What's your story? Discussions your reasons for going abroad.
8 posts • Page 1 of 1
I've always felt like a "fish out of water" here, and since I was a very small child I've suffered anxiety and alienation from society. I always thought it was because I was a "weirdo" because that's what I was told, and as a child I often threw violent fits because sitting in a classroom with unfriendly children for 7 hours was like pure torture to my INFP/Asperger's mind. My parents always yelled at each other and were often absent so anger, loneliness and punishment was just a normal reality to me.
I cannot adapt to the utilitarian, judgmental and cold-hearted ESTJ American culture. It just amazes me how selfish Americans are, the more and more I get to know the true colors of the people here. We are a society that would prefer mass starvation and the development of a permanent underclass over taxing the precious plutocracy a little bit more than the people who live month to month narrowing eking out an existence in this cruel nation.
We are a sadistic jeering nation that cheers at death sentences for criminals (regardless of your stance on capital punishment, you have to admit it's kinda sick to take pleasure in it) and at poor people who have terminal illnesses being denied care. I'm the kind of person that thinks even violent criminals ought to have a second chance (well, most of the time), so the idea that a perfectly kind and honest person who is incapable of working deserves to starve in the richest country in human history just doesn't make any sense to me at all. There is absolutely no excuse for America not to be able to take care of her own people, it is simply because the American populace at large is ignorant, greedy, and apologetic towards predatory corporate and elite behavior.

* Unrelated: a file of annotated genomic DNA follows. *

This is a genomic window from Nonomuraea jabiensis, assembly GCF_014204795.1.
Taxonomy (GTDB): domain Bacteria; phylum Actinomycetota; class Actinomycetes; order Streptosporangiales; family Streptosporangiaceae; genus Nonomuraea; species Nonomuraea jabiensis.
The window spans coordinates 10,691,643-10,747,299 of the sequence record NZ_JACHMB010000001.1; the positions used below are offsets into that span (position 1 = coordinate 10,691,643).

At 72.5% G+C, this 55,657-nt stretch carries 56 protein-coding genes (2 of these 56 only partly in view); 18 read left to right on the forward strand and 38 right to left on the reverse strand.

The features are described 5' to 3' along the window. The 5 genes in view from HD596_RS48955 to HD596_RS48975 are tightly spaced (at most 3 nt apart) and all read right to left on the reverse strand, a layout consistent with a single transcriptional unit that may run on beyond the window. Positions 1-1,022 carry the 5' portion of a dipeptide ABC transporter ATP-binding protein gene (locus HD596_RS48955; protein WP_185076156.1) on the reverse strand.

Hell, we even blame and hate the homeless for having the audacity to ask for spare change! I don't think I'd even want to "fit in" in the United States anymore since it would mean abandoning my values and not being true to myself.
That's another thing. In America, everyone always says "just be yourself" even though it's obvious they don't actually mean it. Whenever I speak my mind here, I am ignored or judged negatively for it.